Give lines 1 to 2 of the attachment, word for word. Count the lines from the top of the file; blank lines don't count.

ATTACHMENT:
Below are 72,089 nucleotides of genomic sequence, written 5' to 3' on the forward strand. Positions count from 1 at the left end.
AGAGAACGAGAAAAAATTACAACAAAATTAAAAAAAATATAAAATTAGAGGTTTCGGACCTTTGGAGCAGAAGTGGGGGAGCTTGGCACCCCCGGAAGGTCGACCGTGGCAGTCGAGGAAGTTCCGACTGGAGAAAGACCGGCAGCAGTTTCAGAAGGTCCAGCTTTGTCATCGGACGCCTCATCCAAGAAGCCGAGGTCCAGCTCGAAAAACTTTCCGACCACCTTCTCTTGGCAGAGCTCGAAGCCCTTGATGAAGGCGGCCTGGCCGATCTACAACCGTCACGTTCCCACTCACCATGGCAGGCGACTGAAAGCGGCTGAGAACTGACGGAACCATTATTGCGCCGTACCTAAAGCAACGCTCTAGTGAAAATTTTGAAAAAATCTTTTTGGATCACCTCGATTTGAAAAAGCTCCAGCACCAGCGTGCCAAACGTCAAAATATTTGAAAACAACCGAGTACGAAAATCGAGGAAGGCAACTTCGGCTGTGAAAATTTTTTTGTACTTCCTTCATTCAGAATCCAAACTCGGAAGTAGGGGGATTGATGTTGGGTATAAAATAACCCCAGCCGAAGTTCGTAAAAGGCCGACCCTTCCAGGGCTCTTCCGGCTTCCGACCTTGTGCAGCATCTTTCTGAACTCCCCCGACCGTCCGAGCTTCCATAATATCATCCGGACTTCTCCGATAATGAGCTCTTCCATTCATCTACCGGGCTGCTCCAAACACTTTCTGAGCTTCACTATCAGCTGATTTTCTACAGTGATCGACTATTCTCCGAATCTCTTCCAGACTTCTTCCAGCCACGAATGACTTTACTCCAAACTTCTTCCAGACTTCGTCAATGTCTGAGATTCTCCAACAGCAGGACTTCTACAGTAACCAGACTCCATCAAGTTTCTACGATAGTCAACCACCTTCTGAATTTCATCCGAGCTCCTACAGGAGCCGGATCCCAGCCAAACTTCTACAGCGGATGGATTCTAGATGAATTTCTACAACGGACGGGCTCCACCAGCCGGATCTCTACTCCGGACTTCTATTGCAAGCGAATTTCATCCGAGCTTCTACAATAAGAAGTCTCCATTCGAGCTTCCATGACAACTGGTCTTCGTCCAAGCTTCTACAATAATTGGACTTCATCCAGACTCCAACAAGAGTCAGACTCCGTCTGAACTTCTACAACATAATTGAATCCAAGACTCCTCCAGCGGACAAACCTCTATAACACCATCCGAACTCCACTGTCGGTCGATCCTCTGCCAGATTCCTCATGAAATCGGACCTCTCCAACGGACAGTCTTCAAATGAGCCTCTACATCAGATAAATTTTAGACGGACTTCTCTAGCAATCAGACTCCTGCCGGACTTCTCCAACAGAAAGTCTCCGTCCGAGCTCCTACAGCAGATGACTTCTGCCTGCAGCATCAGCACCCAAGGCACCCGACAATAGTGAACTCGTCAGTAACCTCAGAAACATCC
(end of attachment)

Below are 72,089 nucleotides of genomic sequence, written 5' to 3' on the forward strand. Positions count from 1 at the left end.
AGAGAACGAGAAAAAATTACAACAAAATTAAAAAAAATATAAAATTAGAGGTTTCGGACCTTTGGAGCAGAAGTGGGGGAGCTTGGCACCCCCGGAAGGTCGACCGTGGCAGTCGAGGAAGTTCCGACTGGAGAAAGACCGGCAGCAGTTTCAGAAGGTCCAGCTTTGTCATCGGACGCCTCATCCAAGAAGCCGAGGTCCAGCTCGAAAAACTTTCCGACCACCTTCTCTTGGCAGAGCTCGAAGCCCTTGATGAAGGCGGCCTGGCCGATCTACAACCGTCACGTTCCCACTCACCATGGCAGGCGACTGAAAGCGGCTGAGAACTGACGGAACCATTATTGCGCCGTACCTAAAGCAACGCTCTAGTGAAAATTTTGAAAAAATCTTTTTGGATCACCTCGATTTGAAAAAGCTCCAGCACCAGCGTGCCAAACGTCAAAATATTTGAAAACAACCGAGTACGAAAATCGAGGAAGGCAACTTCGGCTGTGAAAATTTTTTTGTACTTCCTTCATTCAGAATCCAAACTCGGAAGTAGGGGGATTGATGTTGGGTATAAAATAACCCCAGCCGAAGTTCGTAAAAGGCCGACCCTTCCAGGGCTCTTCCGGCTTCCGACCTTGTGCAGCATCTTTCTGAACTCCCCCGACCGTCCGAGCTTCCATAATATCATCCGGACTTCTCCGATAATGAGCTCTTCCATTCATCTACCGGGCTGCTCCAAACACTTTCTGAGCTTCACTATCAGCTGATTTTCTACAGTGATCGACTATTCTCCGAATCTCTTCCAGACTTCTTCCAGCCACGAATGACTTTACTCCAAACTTCTTCCAGACTTCGTCAATGTCTGAGATTCTCCAACAGCAGGACTTCTACAGTAACCAGACTCCATCAAGTTTCTACGATAGTCAACCACCTTCTGAATTTCATCCGAGCTCCTACAGGAGCCGGATCCCAGCCAAACTTCTACAGCGGATGGATTCTAGATGAATTTCTACAACGGACGGGCTCCACCAGCCGGATCTCTACTCCGGACTTCTATTGCAAGCGAATTTCATCCGAGCTTCTACAATAAGAAGTCTCCATTCGAGCTTCCATGACAACTGGTCTTCGTCCAAGCTTCTACAATAATTGGACTTCATCCAGACTCCAACAAGAGTCAGACTCCGTCTGAACTTCTACAACATAATTGAATCCAAGACTCCTCCAGCGGACAAACCTCTATAACACCATCCGAACTCCACTGTCGGTCGATCCTCTGCCAGATTCCTCATGAAATCGGACCTCTCCAACGGACAGTCTTCAAATGAGCCTCTACATCAGATAAATTTTAGACGGACTTCTCTAGCAATCAGACTCCTGCCGGACTTCTCCAACAGAAAGTCTCCGTCCGAGCTCCTACAGCAGATGACTTCTGCCTGCAGCATCAGCACCCAAGGCACCCGACAATAGTGAACTCGTCAGTAACCTCAGAAACATCC